The best investments aren’t always Canadian
“Derek, my neighbor says it is safer to invest in Canadian companies. Is that true?”
While I enjoy a good hockey game with some bacon and maple syrup as much as the next Canadian, I’m not always as patriotic when it comes to my investment choices.
Even though it is our home and native land, I believe there are always opportunities outside of our border that aren’t necessarily more risky and can enhance your long-term returns.
For starters, Canada makes up roughly two per cent of the world’s gross domestic product (GDP). As a comparison, our U.S. neighbors make up a whopping 20 per cent of the world’s GDP.
This statistic alone shouldn’t be your sole guide, but it stands to reason that there are many interesting investment opportunities that do not have their head office on Canadian soil.
As well-known as Canada is for hockey and polite mannerisms, so too are we known for the weighting of our stock index in a very few select sectors.
Specifically, the energy and materials sector makes up roughly 40 per cent of the total Toronto Stock Exchange (TSX).
Once you add our banks and insurance companies, we have a weighting of over 70 per cent of the TSX — the point being that by investing in our broad index, you are actually primarily investing in three sectors and potentially missing out on opportunities elsewhere, or worse, over-exposing your portfolio to the potential risks in these sectors.
With this information in mind it is also important to note that Canadian companies are well-known for conducting themselves in a prudent business manner.
It is no secret that our big banks are consistently heralded as some of the best run in the world — this became particularly evident during the financial crisis in 2008.
To add to our strength in the financial sector, Canada ranks in the top 10 of one of the least corrupt countries in the world.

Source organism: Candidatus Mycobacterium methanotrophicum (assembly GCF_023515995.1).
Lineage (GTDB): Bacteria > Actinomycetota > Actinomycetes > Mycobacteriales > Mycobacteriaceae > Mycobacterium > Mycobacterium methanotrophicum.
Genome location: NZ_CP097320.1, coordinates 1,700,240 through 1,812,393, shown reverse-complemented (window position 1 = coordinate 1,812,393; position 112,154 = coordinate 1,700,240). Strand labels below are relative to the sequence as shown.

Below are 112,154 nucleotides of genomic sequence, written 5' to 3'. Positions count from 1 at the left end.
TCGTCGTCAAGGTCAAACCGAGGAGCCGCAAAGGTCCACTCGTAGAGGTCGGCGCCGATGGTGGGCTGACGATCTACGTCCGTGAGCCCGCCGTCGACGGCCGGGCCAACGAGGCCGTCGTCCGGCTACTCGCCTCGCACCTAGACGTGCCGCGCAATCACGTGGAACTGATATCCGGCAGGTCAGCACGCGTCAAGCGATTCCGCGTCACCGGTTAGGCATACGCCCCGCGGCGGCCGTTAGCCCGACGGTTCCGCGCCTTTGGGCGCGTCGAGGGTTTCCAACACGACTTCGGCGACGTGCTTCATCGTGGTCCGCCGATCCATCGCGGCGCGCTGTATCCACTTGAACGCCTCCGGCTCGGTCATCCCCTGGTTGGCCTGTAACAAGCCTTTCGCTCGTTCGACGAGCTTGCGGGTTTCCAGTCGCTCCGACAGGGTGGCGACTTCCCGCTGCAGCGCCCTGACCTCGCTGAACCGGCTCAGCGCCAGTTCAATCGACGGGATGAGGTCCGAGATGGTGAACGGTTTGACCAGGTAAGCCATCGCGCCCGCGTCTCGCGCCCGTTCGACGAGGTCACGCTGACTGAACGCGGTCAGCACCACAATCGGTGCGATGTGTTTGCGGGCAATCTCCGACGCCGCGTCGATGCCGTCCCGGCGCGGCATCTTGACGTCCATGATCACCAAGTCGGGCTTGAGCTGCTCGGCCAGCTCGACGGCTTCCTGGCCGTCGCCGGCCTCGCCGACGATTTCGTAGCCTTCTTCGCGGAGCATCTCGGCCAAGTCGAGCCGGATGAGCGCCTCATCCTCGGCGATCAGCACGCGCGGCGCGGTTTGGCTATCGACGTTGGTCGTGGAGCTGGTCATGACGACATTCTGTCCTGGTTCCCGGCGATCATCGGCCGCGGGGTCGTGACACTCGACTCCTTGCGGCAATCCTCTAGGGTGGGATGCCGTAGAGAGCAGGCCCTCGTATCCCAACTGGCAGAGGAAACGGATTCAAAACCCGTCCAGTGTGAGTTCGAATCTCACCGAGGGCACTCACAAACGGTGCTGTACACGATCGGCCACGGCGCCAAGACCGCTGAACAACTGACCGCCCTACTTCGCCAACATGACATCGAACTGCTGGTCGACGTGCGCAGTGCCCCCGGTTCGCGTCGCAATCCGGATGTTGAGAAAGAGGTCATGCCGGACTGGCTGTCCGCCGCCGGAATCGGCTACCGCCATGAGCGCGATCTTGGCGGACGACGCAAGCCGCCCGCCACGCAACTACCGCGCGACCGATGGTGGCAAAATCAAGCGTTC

What this tells me is that, generally speaking, when you invest in Canada you should experience greater transparency when it comes to financial reporting (for better or worse!)
As such, I don’t argue the fact that Canada certainly offers appeal from an investment perspective.
Sometimes investment choices are easier to make when there is a sense of familiarity.
As an example, most of us would recognize a name like Pengrowth Energy while not recognizing a name like Valero Energy from the U.S.A. Valero is a notably larger company, but since they do not have local operations some investors may shy away and choose to stick to familiarity.
While there is nothing wrong with that, this familiarity bias can occasionally mean you miss out on potential opportunities.
The last item to consider is that Canada’s economy is very dependent on the worldwide economy. In fact 62 per cent of our GDP comes from trade.
Of this, the majority of our imports and exports are from the U.S.A. (65 per cent) while a small but increasing amount are from China (eight per cent).
Specifically, the success of Canadian companies relies heavily on the needs of other countries — if their economies are suffering, ours will too.
My best advice is to consider why you’re choosing to invest in a specific company first. If it’s because they are in Canadian borders, I suggest looking at a different measurement before fully committing exclusively to Canadian names.
This all said, I think there are some fantastic investment choices in Canada and proudly declare that some of them are the best-run companies on a worldwide stage.
With that information in mind, consider adding names from other countries around the globe to take advantage of the added benefit of diversification in terms of economies, currencies, and politics — among other reasons.
My final thought: I’m all for standing on guard for thee, but don’t forget to consider investment opportunities from far and wide before making your investment decisions.
Derek Fuchs is a wealth adviser with ScotiaMcLeod in Red Deer, and a certified financial planner, financial management adviser and a fellow of the Canadian Securities Institute. He can be contacted at email@example.com.